In the spirit of boosting my immune system with any food and supplements I could get my hands on before the lockdown began, I grabbed one bunch of six bananas from the local produce market. I tried to eat one banana a day, but then four days later, I was left with very spotted, very soft, overly ripe bananas. For me, these are the worst versions of bananas to eat. But in light of the current situation, I dare not waste any food. What to do? What to do?
Make banana bread, of course! Since bread has become a scarce commodity in the supermarkets lately, what better thing to bake than your own bread! I looked around my house for the basic baking ingredients of flour, baking soda, sugar, salt, eggs, and butter. Got it! Now, how do I make this?
As you know from my previous recipe about pancakes, my approach to baking is to look up as many similar recipes as possible, mesh them together, and then experiment with my own modifications to be a bit healthier. I cut some things out, reduce some ingredients, and add my own ingredients. So, here I go.
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I'm not in any capacity a trained baker. But baking is truly a passion of mine. Cooking is often considered an art form because the chef can be creative and experiment. It's all about knowing which flavours go with which ingredients and making it all come together in perfect harmony. The more creative the better.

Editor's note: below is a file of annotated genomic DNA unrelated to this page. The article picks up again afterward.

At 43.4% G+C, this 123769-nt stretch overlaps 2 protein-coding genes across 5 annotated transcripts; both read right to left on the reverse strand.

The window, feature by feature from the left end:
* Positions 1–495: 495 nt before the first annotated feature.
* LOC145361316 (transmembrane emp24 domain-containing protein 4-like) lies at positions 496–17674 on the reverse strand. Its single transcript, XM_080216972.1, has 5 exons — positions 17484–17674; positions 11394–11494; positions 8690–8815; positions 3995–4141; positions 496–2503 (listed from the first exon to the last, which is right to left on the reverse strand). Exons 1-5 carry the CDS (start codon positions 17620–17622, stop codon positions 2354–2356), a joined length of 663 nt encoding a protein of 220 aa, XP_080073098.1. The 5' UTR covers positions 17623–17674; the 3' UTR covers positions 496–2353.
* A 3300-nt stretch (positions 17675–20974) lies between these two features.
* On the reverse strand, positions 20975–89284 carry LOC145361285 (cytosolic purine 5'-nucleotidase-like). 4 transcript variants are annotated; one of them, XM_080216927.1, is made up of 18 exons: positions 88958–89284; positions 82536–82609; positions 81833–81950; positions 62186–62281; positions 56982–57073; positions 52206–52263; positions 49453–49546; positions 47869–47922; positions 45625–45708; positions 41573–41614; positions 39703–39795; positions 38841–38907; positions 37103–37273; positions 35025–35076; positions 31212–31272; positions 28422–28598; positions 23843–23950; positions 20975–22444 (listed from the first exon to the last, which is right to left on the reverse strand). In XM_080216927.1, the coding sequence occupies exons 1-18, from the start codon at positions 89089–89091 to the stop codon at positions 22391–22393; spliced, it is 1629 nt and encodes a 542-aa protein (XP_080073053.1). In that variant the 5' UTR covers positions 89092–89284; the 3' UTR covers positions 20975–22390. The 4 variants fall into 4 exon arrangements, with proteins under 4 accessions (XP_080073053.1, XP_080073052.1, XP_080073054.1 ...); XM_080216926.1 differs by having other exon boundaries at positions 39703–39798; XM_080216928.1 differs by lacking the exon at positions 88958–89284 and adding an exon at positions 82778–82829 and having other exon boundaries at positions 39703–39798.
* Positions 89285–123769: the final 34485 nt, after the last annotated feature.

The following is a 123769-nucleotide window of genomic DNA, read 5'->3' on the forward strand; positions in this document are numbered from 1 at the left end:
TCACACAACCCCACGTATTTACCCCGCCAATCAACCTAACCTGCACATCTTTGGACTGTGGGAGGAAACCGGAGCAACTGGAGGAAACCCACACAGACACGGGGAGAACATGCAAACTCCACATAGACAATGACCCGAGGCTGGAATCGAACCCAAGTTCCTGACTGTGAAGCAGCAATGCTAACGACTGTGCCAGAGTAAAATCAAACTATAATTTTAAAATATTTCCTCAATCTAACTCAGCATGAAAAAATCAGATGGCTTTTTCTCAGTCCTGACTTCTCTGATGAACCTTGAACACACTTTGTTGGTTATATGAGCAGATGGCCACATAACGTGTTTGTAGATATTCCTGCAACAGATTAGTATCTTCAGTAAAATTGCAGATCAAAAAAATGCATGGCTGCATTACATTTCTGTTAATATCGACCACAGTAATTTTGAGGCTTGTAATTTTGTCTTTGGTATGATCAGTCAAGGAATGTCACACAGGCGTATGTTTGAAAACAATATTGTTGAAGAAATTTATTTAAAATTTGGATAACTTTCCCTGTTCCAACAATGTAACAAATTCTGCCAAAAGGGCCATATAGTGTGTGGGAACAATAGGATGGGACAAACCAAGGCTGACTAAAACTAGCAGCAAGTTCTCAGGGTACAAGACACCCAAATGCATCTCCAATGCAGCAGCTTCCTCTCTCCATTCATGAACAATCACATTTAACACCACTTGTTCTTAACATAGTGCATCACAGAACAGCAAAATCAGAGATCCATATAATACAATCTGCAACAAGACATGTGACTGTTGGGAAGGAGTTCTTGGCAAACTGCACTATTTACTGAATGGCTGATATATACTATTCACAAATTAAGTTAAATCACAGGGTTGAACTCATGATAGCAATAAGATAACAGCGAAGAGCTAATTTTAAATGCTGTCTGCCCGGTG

Chefs will say that baking is difficult and frustrating because it takes an exact mixture of ingredients to obtain a perfect result in flavour and texture. I agree, but I don't see it at all as frustrating because there's always room to change up baking recipes, such as banana bread, based on what you desire. Yes, ingredients still need to be perfectly balanced. But there's so much fun in searching for the balance. And you stand proud and amazed when your experiment looks and tastes like perfection!
But, why use overly ripe bananas for banana bread rather than just perfectly ripe bananas? It provides the consistency and the sweetness you want in your bread. Now let's gather what you need from your kitchen. You'll find the ingredients below. Know that some of these additives are optional.
I added chia seeds for their nutrients and fibre. I also added vegan semi-sweet chocolate chips because I love chocolate and that bitterness and richness that it brings. You can use regular dairy-based unsalted or salted butter. If it's unsalted, you'll need a pinch of salt to add to this recipe. I use salted vegan butter because I'm lactose intolerant. Remember, you'll need a loaf tin for this recipe.
In a bowl, take a fork and mash the peeled bananas.
Melt the butter. You can do this by putting it in a microwave-safe bowl and microwaving at 10-second increments until it's liquid. You want the butter melted but not hot.
Add the sugar, vanilla extract, and bananas to the butter.
In a separate bowl, mix the remaining dry ingredients together: flour, baking soda, chia seeds, chocolate chips, and a pinch of salt if you used unsalted butter.
Add the butter mixture into the dry ingredients.
Whisk together until smooth.
Lightly oil the loaf tin.
Pour batter into the loaf tin.
Bake the loaf in the oven for 50-60 minutes. Watch the loaf closely for the last 10 minutes, making sure it's browned and insert a skewer or fork to see if it's baked through.
Carefully remove the loaf from the oven and place on a cooling rack.
I've been enjoying my chocolate chip banana bread loaf for the last 5 days left out at room temperature. It's kept well in a large Tupperware. If your kitchen tends to be a bit moist, you want to keep the banana bread in your refrigerator to keep from moulding. I can't wait for you to enjoy your own banana loaf. Don't be afraid to experiment and turn recipes into your own creations. Try it out and let me know how it turns out!
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